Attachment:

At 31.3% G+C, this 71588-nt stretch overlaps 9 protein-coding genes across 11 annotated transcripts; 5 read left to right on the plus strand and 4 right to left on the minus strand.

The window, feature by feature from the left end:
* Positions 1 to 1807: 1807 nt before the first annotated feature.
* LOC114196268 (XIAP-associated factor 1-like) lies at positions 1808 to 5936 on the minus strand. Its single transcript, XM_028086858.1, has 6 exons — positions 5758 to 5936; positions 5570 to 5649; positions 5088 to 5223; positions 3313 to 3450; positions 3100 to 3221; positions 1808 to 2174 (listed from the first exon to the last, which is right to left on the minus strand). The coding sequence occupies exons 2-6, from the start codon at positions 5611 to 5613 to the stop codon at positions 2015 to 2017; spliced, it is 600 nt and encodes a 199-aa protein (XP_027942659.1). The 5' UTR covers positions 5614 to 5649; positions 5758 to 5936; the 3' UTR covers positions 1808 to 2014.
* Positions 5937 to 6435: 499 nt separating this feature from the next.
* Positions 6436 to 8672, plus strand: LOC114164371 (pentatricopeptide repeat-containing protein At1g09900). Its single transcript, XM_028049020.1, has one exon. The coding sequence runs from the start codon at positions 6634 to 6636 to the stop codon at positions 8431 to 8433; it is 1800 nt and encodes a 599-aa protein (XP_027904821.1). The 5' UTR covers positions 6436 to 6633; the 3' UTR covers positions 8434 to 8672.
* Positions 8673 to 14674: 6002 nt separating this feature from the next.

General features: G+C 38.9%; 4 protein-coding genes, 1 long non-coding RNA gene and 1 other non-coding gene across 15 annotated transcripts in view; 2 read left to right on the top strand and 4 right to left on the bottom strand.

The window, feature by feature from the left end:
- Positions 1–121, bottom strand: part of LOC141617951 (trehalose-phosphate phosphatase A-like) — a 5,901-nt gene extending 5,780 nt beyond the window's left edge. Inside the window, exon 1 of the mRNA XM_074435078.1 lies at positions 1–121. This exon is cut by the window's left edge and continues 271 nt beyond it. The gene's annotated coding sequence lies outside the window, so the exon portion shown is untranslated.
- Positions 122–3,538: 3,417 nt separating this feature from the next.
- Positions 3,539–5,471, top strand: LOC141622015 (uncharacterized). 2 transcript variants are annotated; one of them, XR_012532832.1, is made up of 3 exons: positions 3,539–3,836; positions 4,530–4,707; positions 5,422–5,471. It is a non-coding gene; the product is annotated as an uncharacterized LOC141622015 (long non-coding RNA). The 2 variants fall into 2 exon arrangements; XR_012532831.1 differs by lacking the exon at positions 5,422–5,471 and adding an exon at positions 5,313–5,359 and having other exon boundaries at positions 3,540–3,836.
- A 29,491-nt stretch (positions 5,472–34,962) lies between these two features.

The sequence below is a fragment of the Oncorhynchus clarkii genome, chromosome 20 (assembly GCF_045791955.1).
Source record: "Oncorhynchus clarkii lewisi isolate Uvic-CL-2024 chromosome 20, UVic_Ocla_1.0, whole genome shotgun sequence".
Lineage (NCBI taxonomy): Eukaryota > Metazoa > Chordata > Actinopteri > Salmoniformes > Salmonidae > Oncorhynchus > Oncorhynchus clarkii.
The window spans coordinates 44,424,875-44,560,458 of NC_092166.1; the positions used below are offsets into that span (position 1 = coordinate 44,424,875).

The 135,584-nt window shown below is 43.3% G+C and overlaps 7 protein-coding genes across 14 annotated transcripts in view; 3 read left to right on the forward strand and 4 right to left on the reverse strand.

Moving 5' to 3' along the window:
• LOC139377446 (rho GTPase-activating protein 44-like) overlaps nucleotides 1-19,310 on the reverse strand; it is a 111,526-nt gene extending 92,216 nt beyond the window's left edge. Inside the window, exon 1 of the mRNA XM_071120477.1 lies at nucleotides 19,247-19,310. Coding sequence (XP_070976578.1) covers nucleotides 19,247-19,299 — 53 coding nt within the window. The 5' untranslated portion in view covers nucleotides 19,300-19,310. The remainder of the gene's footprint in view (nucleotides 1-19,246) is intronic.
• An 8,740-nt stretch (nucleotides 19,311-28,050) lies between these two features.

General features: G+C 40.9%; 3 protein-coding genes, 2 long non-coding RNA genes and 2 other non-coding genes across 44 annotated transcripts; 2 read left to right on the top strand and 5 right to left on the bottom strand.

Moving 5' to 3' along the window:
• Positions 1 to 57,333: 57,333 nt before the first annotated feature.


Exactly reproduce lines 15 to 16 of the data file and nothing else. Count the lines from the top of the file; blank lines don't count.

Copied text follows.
Source record: "Oncorhynchus clarkii lewisi isolate Uvic-CL-2024 chromosome 20, UVic_Ocla_1.0, whole genome shotgun sequence".
Lineage (NCBI taxonomy): Eukaryota > Metazoa > Chordata > Actinopteri > Salmoniformes > Salmonidae > Oncorhynchus > Oncorhynchus clarkii.